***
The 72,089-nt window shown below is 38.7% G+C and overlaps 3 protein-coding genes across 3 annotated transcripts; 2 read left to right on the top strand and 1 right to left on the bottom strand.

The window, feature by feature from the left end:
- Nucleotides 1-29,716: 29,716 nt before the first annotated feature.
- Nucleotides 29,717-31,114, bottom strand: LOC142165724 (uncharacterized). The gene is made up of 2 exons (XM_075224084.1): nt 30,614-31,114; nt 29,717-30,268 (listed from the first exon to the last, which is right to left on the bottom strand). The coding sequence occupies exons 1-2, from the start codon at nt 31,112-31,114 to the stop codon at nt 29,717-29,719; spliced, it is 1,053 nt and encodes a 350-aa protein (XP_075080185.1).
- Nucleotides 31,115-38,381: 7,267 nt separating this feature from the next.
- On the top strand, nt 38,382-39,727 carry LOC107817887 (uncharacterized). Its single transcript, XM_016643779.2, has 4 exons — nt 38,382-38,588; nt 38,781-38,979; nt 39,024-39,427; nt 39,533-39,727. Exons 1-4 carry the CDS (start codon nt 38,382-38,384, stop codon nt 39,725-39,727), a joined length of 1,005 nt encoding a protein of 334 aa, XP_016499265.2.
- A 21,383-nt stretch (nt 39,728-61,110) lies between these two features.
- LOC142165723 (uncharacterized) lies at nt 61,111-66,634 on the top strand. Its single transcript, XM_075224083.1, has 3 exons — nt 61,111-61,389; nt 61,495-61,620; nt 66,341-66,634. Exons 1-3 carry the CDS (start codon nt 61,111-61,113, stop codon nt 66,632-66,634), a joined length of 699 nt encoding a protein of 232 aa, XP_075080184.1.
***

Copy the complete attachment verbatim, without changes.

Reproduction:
The 72,089-nt window shown below is 38.7% G+C and overlaps 3 protein-coding genes across 3 annotated transcripts; 2 read left to right on the top strand and 1 right to left on the bottom strand.

The window, feature by feature from the left end:
- Nucleotides 1-29,716: 29,716 nt before the first annotated feature.
- Nucleotides 29,717-31,114, bottom strand: LOC142165724 (uncharacterized). The gene is made up of 2 exons (XM_075224084.1): nt 30,614-31,114; nt 29,717-30,268 (listed from the first exon to the last, which is right to left on the bottom strand). The coding sequence occupies exons 1-2, from the start codon at nt 31,112-31,114 to the stop codon at nt 29,717-29,719; spliced, it is 1,053 nt and encodes a 350-aa protein (XP_075080185.1).
- Nucleotides 31,115-38,381: 7,267 nt separating this feature from the next.
- On the top strand, nt 38,382-39,727 carry LOC107817887 (uncharacterized). Its single transcript, XM_016643779.2, has 4 exons — nt 38,382-38,588; nt 38,781-38,979; nt 39,024-39,427; nt 39,533-39,727. Exons 1-4 carry the CDS (start codon nt 38,382-38,384, stop codon nt 39,725-39,727), a joined length of 1,005 nt encoding a protein of 334 aa, XP_016499265.2.
- A 21,383-nt stretch (nt 39,728-61,110) lies between these two features.
- LOC142165723 (uncharacterized) lies at nt 61,111-66,634 on the top strand. Its single transcript, XM_075224083.1, has 3 exons — nt 61,111-61,389; nt 61,495-61,620; nt 66,341-66,634. Exons 1-3 carry the CDS (start codon nt 61,111-61,113, stop codon nt 66,632-66,634), a joined length of 699 nt encoding a protein of 232 aa, XP_075080184.1.